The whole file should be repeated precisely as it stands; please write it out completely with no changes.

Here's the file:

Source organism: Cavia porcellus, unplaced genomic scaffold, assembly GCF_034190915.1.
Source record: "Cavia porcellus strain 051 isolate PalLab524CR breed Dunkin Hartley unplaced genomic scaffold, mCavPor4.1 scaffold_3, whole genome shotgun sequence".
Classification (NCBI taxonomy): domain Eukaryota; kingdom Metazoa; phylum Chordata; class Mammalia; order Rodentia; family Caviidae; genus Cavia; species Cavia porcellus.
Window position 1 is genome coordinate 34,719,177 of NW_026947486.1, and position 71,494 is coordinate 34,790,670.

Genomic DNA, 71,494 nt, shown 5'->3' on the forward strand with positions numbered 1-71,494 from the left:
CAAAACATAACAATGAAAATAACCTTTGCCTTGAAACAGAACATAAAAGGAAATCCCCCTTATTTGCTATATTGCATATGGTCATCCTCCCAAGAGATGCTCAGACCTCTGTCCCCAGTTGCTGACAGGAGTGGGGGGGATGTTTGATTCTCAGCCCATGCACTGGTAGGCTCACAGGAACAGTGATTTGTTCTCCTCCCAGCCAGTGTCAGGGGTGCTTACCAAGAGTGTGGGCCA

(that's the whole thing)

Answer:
Source organism: Cavia porcellus, unplaced genomic scaffold, assembly GCF_034190915.1.
Source record: "Cavia porcellus strain 051 isolate PalLab524CR breed Dunkin Hartley unplaced genomic scaffold, mCavPor4.1 scaffold_3, whole genome shotgun sequence".
Classification (NCBI taxonomy): domain Eukaryota; kingdom Metazoa; phylum Chordata; class Mammalia; order Rodentia; family Caviidae; genus Cavia; species Cavia porcellus.
Window position 1 is genome coordinate 34,719,177 of NW_026947486.1, and position 71,494 is coordinate 34,790,670.

Genomic DNA, 71,494 nt, shown 5'->3' on the forward strand with positions numbered 1-71,494 from the left:
CAAAACATAACAATGAAAATAACCTTTGCCTTGAAACAGAACATAAAAGGAAATCCCCCTTATTTGCTATATTGCATATGGTCATCCTCCCAAGAGATGCTCAGACCTCTGTCCCCAGTTGCTGACAGGAGTGGGGGGGATGTTTGATTCTCAGCCCATGCACTGGTAGGCTCACAGGAACAGTGATTTGTTCTCCTCCCAGCCAGTGTCAGGGGTGCTTACCAAGAGTGTGGGCCA